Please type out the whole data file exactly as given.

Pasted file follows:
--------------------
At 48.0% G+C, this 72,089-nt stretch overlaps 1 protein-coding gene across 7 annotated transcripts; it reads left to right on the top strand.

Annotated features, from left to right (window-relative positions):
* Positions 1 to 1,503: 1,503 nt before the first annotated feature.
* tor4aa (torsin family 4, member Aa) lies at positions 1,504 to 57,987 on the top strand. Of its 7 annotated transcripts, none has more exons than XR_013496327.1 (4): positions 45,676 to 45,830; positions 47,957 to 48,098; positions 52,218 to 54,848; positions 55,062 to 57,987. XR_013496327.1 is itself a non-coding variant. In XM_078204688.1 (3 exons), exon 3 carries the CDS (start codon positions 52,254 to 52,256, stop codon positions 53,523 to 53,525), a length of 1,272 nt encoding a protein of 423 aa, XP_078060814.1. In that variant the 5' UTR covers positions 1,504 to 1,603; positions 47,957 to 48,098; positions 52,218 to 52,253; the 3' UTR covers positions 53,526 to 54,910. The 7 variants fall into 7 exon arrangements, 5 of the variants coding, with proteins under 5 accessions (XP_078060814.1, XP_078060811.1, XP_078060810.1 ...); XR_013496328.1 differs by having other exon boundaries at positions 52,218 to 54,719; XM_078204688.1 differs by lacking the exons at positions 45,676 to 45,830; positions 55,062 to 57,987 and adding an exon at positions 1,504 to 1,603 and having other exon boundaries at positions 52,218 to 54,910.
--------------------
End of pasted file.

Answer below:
At 48.0% G+C, this 72,089-nt stretch overlaps 1 protein-coding gene across 7 annotated transcripts; it reads left to right on the top strand.

Annotated features, from left to right (window-relative positions):
* Positions 1 to 1,503: 1,503 nt before the first annotated feature.
* tor4aa (torsin family 4, member Aa) lies at positions 1,504 to 57,987 on the top strand. Of its 7 annotated transcripts, none has more exons than XR_013496327.1 (4): positions 45,676 to 45,830; positions 47,957 to 48,098; positions 52,218 to 54,848; positions 55,062 to 57,987. XR_013496327.1 is itself a non-coding variant. In XM_078204688.1 (3 exons), exon 3 carries the CDS (start codon positions 52,254 to 52,256, stop codon positions 53,523 to 53,525), a length of 1,272 nt encoding a protein of 423 aa, XP_078060814.1. In that variant the 5' UTR covers positions 1,504 to 1,603; positions 47,957 to 48,098; positions 52,218 to 52,253; the 3' UTR covers positions 53,526 to 54,910. The 7 variants fall into 7 exon arrangements, 5 of the variants coding, with proteins under 5 accessions (XP_078060814.1, XP_078060811.1, XP_078060810.1 ...); XR_013496328.1 differs by having other exon boundaries at positions 52,218 to 54,719; XM_078204688.1 differs by lacking the exons at positions 45,676 to 45,830; positions 55,062 to 57,987 and adding an exon at positions 1,504 to 1,603 and having other exon boundaries at positions 52,218 to 54,910.